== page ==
Five plus years of war has taken a heavy toll on our Syrian brothers and sisters. Since the beginning of the crisis, more than 4.3 million people have fled the country and 13.5 million are in need of humanitarian assistance inside Syria. Earlier this week President Obama joined world leaders at the United Nations to insist the international community must work together to find durable solutions for the world’s 60 million refugees and migrants—the largest number in history. The first step in helping the millions of displaced Syrians, though, is to end the war ravishing the country.
Tell U.S. leaders it is time for the violence and war in Syria to stop and to begin the hard work of moving forward, toward a future where all Syrians can live together in peace and security.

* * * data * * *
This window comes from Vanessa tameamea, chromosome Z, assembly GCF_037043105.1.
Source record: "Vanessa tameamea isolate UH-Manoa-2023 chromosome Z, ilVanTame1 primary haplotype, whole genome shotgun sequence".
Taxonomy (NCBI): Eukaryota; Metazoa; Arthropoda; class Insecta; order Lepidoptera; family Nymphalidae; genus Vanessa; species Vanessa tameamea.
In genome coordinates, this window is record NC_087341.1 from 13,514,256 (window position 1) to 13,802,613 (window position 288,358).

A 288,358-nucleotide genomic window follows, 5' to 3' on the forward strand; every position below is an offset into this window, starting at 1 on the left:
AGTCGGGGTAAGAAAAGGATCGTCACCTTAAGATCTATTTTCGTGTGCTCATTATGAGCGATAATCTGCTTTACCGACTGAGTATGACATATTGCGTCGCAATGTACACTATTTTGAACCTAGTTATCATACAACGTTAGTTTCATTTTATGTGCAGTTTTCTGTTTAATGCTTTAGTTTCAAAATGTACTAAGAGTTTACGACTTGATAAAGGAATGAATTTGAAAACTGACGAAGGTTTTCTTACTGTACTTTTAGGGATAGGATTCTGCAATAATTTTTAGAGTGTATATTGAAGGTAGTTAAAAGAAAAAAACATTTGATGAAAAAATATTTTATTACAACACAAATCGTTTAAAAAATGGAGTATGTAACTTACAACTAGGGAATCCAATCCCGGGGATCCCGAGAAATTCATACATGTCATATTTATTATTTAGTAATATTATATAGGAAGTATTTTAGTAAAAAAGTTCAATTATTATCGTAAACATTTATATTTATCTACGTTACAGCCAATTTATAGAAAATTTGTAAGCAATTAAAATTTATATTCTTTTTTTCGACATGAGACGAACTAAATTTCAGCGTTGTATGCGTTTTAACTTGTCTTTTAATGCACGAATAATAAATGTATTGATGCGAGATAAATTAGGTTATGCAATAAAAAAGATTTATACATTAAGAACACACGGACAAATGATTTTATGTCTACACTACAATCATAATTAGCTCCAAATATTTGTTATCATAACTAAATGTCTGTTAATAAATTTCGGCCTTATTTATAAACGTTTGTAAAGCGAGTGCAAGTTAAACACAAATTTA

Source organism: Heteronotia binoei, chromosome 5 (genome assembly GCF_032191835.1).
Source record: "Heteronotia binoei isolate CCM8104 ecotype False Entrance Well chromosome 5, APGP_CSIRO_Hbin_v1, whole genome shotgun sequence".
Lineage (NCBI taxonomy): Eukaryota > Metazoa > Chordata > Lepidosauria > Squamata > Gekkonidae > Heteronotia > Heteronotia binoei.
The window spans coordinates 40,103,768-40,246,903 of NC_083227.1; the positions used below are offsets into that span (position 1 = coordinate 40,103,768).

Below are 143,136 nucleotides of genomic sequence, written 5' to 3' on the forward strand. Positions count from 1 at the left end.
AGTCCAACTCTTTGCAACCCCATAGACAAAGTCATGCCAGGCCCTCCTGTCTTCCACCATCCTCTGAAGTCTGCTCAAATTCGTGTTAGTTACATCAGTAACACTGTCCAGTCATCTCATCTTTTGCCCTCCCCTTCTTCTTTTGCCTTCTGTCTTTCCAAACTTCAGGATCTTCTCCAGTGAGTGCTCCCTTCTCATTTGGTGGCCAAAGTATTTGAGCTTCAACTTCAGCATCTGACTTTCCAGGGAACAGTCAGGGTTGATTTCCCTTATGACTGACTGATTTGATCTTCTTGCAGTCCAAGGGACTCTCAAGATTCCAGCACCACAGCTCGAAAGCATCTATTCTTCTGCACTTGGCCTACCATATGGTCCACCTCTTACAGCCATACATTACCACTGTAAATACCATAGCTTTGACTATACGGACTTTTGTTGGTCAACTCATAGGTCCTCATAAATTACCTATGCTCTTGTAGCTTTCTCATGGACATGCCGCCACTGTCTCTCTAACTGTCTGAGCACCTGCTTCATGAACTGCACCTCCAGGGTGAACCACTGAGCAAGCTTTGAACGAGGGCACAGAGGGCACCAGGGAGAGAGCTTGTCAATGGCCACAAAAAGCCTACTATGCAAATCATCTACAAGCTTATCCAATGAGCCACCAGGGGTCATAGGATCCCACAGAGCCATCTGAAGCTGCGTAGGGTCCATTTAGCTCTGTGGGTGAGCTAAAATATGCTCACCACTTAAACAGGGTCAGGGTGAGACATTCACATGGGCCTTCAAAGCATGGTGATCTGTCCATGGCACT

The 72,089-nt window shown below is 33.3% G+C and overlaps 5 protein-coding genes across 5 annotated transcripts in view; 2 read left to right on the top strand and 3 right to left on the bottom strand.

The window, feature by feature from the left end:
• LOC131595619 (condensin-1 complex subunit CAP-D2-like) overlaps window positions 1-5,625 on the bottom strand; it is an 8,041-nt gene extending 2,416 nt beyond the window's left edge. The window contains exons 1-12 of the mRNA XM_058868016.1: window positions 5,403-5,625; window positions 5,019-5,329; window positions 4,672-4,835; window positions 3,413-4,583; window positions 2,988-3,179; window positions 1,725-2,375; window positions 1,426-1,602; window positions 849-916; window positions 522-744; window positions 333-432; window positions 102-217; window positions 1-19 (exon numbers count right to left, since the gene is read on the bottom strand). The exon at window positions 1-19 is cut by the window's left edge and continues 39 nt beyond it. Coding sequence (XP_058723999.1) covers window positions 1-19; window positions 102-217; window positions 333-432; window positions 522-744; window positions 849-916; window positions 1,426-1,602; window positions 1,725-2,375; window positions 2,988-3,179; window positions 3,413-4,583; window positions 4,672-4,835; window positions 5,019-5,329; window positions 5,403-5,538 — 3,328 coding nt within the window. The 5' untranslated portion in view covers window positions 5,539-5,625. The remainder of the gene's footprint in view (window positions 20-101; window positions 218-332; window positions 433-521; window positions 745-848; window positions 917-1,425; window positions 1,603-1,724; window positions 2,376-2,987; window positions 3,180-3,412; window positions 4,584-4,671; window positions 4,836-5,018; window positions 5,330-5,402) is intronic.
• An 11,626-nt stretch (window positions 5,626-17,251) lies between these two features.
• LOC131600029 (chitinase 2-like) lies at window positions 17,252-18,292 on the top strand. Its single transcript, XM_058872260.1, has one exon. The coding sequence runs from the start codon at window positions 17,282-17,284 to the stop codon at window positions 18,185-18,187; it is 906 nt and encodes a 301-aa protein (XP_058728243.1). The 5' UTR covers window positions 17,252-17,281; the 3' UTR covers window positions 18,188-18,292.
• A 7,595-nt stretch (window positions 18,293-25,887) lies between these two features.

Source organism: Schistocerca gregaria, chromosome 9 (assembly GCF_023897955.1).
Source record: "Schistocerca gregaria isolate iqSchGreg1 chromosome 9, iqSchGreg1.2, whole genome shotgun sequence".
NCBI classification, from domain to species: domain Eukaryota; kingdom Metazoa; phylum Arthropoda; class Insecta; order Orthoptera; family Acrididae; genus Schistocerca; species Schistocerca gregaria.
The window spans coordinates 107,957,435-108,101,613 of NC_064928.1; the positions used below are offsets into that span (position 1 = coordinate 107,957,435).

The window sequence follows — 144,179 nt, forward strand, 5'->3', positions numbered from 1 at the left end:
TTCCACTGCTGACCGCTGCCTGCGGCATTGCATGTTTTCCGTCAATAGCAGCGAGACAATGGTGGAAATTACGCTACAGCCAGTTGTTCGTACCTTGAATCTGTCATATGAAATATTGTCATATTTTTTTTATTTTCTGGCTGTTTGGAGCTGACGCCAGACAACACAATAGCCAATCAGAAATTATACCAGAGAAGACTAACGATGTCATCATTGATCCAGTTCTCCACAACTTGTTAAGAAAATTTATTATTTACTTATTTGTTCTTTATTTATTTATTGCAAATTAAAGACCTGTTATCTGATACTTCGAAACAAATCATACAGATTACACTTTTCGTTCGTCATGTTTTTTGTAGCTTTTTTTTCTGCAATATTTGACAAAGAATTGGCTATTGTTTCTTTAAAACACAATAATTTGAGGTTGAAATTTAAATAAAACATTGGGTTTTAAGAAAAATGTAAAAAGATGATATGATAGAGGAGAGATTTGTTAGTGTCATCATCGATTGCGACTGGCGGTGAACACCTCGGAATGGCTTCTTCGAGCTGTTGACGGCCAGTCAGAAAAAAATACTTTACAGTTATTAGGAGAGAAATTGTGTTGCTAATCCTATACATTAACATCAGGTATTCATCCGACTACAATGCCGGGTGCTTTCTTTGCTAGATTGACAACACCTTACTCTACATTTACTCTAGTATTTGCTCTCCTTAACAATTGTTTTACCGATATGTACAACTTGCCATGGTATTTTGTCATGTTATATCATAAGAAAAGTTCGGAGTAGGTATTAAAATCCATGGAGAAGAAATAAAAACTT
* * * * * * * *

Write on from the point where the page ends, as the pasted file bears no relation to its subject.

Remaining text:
A fragile cease-fire was negotiated last week between the U.S., Russia, the Syrian government and opposition combatants in order to deliver food and emergency aid to desperate populations in places like Aleppo. Rather than being merely a temporary halt in the fighting, the ceasefire should open up political space to press for a wider cessation of all bombing campaigns and military actions that perpetuate this terrible war.
On September 21 nearly thirty groups issued “A Call for an End to the War in Syria” on the Global Day of Action and Prayer for Syria. In the message the interfaith group of leaders appealed “We must use a just peace approach: scaling-up trauma healing, restorative justice, unarmed civilian protection, and transformative dialogue with all stakeholders involved in the conflict to build a sustainable just peace.”
You can respond to the call by contacting U.S. leaders and urging them to work to end the war in Syria. As a global community, we must respond with compassion and immediacy to the pressing needs of millions of refugees and internally displaced people. Yet there can be no durable solutions for the millions of displaced Syrians until the fighting ends. U.S. resources should support an alternative vision of peace with justice and practical peace-making strategies that can stand as alternatives to the war and violence that is being perpetuated in Syria.